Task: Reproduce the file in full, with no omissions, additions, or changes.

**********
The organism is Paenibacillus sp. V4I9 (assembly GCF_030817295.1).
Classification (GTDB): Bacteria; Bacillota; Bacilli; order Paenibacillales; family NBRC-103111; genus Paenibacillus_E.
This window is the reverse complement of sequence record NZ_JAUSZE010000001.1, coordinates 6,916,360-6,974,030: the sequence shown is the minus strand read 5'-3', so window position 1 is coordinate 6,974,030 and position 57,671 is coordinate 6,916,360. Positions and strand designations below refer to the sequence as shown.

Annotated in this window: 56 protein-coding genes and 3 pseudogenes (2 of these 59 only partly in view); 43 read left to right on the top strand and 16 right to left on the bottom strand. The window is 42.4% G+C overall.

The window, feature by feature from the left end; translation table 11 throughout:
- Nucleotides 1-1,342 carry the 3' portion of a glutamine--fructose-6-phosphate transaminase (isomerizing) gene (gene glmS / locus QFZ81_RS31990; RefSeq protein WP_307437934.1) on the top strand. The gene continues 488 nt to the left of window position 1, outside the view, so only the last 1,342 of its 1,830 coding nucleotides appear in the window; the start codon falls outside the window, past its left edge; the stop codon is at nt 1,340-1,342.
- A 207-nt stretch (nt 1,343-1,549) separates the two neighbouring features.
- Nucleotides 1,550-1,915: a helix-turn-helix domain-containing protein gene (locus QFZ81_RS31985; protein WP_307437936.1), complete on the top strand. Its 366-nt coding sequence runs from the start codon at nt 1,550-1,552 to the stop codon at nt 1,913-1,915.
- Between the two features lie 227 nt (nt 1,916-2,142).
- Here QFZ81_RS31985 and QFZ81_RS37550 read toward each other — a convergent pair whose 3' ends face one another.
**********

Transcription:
The organism is Paenibacillus sp. V4I9 (assembly GCF_030817295.1).
Classification (GTDB): Bacteria; Bacillota; Bacilli; order Paenibacillales; family NBRC-103111; genus Paenibacillus_E.
This window is the reverse complement of sequence record NZ_JAUSZE010000001.1, coordinates 6,916,360-6,974,030: the sequence shown is the minus strand read 5'-3', so window position 1 is coordinate 6,974,030 and position 57,671 is coordinate 6,916,360. Positions and strand designations below refer to the sequence as shown.

Annotated in this window: 56 protein-coding genes and 3 pseudogenes (2 of these 59 only partly in view); 43 read left to right on the top strand and 16 right to left on the bottom strand. The window is 42.4% G+C overall.

The window, feature by feature from the left end; translation table 11 throughout:
- Nucleotides 1-1,342 carry the 3' portion of a glutamine--fructose-6-phosphate transaminase (isomerizing) gene (gene glmS / locus QFZ81_RS31990; RefSeq protein WP_307437934.1) on the top strand. The gene continues 488 nt to the left of window position 1, outside the view, so only the last 1,342 of its 1,830 coding nucleotides appear in the window; the start codon falls outside the window, past its left edge; the stop codon is at nt 1,340-1,342.
- A 207-nt stretch (nt 1,343-1,549) separates the two neighbouring features.
- Nucleotides 1,550-1,915: a helix-turn-helix domain-containing protein gene (locus QFZ81_RS31985; protein WP_307437936.1), complete on the top strand. Its 366-nt coding sequence runs from the start codon at nt 1,550-1,552 to the stop codon at nt 1,913-1,915.
- Between the two features lie 227 nt (nt 1,916-2,142).
- Here QFZ81_RS31985 and QFZ81_RS37550 read toward each other — a convergent pair whose 3' ends face one another.